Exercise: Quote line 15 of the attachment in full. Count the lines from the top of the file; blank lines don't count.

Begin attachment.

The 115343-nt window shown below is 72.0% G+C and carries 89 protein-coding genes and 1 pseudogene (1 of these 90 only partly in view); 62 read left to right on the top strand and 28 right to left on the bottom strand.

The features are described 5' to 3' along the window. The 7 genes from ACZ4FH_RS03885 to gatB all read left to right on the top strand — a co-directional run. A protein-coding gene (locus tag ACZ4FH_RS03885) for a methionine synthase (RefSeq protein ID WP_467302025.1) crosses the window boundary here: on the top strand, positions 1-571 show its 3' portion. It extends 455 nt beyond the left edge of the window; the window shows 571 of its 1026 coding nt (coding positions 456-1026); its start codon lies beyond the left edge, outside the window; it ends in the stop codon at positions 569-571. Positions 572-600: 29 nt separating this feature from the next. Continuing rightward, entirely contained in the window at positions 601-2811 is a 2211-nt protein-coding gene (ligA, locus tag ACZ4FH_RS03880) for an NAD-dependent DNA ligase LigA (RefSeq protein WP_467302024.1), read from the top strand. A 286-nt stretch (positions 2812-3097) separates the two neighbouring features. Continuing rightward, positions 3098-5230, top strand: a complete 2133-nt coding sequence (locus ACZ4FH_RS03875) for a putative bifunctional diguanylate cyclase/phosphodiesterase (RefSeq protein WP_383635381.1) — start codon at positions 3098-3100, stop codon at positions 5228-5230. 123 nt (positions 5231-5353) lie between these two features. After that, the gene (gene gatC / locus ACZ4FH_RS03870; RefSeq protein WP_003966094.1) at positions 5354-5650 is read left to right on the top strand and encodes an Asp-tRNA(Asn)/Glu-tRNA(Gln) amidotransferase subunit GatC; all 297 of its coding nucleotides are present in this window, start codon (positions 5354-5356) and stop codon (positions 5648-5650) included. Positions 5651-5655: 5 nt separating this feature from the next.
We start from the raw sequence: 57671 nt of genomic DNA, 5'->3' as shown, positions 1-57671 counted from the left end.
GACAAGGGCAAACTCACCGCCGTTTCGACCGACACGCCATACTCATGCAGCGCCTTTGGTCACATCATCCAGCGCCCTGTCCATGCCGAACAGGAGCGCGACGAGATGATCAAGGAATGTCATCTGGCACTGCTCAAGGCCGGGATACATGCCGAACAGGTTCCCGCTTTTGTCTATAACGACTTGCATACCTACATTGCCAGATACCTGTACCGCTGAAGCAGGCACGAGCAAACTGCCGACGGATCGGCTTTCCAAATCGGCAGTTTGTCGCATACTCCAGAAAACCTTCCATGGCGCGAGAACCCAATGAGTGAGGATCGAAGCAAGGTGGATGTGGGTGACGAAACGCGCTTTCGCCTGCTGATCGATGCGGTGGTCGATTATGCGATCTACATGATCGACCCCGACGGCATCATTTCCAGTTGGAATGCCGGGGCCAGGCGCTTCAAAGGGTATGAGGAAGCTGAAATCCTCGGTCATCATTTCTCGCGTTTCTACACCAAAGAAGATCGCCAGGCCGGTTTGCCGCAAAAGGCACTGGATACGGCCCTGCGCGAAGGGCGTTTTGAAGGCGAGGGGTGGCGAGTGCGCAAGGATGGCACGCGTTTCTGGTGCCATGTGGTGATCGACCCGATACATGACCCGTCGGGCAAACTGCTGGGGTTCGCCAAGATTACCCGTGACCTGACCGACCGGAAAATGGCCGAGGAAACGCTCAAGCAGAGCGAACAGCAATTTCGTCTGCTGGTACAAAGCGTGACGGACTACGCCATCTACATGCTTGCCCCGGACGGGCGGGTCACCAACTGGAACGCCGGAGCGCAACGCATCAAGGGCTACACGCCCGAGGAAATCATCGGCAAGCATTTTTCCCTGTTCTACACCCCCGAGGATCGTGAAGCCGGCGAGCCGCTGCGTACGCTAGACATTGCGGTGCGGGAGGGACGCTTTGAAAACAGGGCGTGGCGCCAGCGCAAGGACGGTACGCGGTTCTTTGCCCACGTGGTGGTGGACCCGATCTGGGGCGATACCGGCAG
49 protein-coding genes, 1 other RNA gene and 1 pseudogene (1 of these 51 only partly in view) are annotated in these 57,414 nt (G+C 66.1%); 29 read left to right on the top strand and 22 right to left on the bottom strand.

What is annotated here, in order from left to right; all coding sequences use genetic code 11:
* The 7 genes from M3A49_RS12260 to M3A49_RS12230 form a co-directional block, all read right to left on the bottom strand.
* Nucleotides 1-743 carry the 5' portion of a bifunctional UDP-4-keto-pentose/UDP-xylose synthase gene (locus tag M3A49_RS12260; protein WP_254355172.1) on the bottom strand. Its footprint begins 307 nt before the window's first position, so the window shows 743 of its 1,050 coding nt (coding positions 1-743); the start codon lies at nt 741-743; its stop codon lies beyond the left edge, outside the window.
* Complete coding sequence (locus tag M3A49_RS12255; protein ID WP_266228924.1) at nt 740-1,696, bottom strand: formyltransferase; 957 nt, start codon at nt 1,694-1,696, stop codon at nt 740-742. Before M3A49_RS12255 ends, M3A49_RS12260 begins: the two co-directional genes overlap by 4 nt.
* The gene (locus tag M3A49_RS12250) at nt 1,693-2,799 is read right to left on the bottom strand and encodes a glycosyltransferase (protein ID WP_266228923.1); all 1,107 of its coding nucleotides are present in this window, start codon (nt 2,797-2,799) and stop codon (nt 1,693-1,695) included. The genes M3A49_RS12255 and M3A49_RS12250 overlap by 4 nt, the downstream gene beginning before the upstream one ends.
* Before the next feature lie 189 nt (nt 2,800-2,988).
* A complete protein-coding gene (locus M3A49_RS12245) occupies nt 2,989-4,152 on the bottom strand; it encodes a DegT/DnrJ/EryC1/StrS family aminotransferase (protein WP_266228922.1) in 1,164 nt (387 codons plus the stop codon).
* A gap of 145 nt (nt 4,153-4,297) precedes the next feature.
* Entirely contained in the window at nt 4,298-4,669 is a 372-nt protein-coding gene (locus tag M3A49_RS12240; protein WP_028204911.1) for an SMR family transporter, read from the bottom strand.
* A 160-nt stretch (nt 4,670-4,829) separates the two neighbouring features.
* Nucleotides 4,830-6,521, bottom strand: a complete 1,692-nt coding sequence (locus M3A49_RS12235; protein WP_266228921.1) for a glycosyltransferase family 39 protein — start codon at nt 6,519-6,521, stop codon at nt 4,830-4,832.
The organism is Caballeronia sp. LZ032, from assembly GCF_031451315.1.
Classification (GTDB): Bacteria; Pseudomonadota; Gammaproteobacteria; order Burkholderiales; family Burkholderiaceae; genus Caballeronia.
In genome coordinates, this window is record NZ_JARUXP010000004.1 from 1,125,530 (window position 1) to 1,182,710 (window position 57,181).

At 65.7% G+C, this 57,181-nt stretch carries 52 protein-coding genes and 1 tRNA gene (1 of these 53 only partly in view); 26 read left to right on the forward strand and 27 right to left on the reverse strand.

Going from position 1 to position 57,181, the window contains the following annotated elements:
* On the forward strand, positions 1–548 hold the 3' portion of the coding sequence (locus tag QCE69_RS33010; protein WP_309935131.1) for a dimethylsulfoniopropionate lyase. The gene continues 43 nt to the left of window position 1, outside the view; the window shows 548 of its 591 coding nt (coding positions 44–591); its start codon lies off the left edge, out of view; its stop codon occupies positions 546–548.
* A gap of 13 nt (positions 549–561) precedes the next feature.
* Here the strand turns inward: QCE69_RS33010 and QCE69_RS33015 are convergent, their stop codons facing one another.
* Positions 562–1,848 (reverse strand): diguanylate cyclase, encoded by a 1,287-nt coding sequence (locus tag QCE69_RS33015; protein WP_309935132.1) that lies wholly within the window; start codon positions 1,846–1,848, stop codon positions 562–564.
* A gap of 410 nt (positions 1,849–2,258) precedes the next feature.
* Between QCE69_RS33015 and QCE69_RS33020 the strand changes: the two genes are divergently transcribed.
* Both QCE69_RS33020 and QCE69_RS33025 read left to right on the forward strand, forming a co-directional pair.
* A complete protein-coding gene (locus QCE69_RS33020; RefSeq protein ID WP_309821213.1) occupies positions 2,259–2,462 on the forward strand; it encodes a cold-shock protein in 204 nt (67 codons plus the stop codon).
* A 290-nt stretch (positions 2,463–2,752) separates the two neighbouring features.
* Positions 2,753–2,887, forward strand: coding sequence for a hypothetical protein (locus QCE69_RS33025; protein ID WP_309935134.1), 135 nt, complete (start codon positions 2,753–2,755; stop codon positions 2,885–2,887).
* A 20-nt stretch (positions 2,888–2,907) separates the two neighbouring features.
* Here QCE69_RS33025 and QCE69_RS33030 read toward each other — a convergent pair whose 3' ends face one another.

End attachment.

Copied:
* A 160-nt stretch (nt 4,670-4,829) separates the two neighbouring features.